The Fairfax MRC program currently has over 2,000 active members coming from a variety of backgrounds. Medical volunteers are qualified medical personnel, such as doctors and nurses, who can administer vaccines and do testing. Non-medical volunteers, including students, teachers, and stay at home parents, can set up clinics, act as greeters, do flow control, screen calls, and more. All volunteers go through training to make sure everyone gets the same foundation "so they understand our mission and understand our role in a public health emergency," said Paula Rosca, Fairfax MRC Program Coordinator. Because the MRC program offers so many ways to volunteer, people can find where they feel comfortable and what is a good match for the skills they joined with. Further training provided by the program allows them to find opportunities that may be more advanced.
Most importantly, Fairfax MRC volunteers are a team and an extension of the Health Department staff. During the COVID-19 response, there was not one part of the Health Department that didn't work with an MRC volunteer. "Everyone was on the same page, everyone understood the mission, everyone worked together as a team," said Paula.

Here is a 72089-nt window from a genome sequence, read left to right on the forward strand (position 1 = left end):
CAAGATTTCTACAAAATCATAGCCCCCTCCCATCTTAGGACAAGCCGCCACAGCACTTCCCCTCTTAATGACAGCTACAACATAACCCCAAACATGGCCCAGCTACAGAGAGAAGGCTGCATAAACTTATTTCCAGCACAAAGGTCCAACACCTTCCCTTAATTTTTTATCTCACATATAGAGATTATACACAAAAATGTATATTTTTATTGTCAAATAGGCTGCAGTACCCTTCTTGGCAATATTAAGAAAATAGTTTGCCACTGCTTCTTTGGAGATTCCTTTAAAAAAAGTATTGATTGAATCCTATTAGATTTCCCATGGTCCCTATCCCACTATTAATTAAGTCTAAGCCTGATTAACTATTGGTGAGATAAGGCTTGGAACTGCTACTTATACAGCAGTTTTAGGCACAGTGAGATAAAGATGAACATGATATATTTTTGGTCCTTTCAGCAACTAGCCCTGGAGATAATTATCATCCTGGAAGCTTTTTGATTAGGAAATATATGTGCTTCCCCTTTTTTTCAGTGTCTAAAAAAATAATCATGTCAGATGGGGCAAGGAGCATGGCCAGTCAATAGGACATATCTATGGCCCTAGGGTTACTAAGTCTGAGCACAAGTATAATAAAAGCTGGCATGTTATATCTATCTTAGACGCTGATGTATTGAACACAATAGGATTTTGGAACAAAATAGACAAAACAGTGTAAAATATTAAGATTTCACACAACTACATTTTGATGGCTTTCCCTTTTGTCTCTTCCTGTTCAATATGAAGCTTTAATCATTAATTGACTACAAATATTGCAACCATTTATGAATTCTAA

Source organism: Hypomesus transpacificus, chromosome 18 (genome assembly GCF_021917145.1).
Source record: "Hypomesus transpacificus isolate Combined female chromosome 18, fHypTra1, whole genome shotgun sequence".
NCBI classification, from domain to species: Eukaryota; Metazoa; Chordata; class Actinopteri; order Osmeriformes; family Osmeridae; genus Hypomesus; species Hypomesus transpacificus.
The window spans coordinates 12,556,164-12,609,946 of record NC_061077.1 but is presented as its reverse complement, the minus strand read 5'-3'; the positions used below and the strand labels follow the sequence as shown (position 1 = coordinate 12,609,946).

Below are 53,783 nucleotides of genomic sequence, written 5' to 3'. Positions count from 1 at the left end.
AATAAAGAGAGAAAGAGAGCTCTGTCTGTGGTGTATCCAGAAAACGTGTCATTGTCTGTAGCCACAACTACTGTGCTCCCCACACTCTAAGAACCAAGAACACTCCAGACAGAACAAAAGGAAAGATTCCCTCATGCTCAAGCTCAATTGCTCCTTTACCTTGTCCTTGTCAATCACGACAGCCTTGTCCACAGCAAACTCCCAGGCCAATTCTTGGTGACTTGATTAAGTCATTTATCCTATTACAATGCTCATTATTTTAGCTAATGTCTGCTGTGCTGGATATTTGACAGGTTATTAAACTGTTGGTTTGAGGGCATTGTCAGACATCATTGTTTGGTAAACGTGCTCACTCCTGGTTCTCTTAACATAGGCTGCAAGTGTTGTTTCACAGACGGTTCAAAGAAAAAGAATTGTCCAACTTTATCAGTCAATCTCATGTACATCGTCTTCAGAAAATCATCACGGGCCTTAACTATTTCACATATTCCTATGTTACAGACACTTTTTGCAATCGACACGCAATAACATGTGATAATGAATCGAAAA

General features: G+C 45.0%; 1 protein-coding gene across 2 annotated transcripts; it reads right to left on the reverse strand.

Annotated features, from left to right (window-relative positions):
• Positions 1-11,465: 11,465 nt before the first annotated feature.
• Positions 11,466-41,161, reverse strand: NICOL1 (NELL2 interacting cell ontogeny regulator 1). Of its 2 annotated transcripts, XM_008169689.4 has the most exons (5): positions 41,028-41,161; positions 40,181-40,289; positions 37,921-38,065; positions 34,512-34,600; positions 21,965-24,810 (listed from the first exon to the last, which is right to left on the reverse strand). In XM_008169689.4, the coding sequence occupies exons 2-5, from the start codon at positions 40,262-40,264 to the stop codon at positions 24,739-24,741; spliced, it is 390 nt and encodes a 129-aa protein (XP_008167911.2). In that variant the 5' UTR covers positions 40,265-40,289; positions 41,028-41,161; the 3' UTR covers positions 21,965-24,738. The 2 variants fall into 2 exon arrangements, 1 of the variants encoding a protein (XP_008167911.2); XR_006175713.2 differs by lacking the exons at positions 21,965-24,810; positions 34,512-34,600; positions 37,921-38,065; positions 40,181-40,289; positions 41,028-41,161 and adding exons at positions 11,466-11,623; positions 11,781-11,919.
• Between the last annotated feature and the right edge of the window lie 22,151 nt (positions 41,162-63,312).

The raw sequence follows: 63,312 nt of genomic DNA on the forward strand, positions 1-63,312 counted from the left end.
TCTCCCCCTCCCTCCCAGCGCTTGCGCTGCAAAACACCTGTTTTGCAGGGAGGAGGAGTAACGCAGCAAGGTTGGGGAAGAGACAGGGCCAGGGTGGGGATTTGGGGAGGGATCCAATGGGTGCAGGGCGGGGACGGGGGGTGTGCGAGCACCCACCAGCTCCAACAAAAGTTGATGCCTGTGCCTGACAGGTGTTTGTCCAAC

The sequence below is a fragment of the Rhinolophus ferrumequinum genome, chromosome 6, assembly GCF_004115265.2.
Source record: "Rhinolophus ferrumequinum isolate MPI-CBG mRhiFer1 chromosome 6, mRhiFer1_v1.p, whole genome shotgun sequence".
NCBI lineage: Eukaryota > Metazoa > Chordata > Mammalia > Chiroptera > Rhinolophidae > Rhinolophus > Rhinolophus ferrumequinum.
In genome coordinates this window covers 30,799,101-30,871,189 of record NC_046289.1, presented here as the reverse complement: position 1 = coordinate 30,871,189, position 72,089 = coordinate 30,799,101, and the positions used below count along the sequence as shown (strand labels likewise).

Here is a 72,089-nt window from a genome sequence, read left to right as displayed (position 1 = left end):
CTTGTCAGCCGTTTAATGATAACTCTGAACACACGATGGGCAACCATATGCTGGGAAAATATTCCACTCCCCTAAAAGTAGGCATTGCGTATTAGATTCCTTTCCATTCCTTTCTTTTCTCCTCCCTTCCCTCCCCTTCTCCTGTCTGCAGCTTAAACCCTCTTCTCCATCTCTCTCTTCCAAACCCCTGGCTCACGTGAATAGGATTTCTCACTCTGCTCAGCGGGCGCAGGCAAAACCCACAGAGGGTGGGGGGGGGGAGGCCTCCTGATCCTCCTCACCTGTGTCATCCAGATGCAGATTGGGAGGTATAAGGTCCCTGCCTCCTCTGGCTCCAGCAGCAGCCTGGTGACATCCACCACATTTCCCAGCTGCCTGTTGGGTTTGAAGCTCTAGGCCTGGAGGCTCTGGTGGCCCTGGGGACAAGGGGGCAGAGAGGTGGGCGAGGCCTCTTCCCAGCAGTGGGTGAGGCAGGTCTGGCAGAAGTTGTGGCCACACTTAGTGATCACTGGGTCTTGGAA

When asked about a memorable moment, Fairfax MRC volunteer Dave Correll replied, "I'd be remiss if I didn't mention the [Fairfax County Health Department's] field COVID-19 testing and vaccination team whom I've been working with since July 2020. The team has become family."
April is Volunteer Month! The Health Department is spotlighting the work of the Medical Reserve Corps. Since its creation as a response to the 2001 anthrax attacks, the Fairfax Medical Reserve Corps (MRC) has been providing support during public health events. From unexpected emergencies like H1N1, measles, COVID-19, tornadoes, and floods, to training events like emergency preparedness exercises and community outreach, MRC volunteers are on the frontlines of public health.
Learn how you can get involved with the MRC.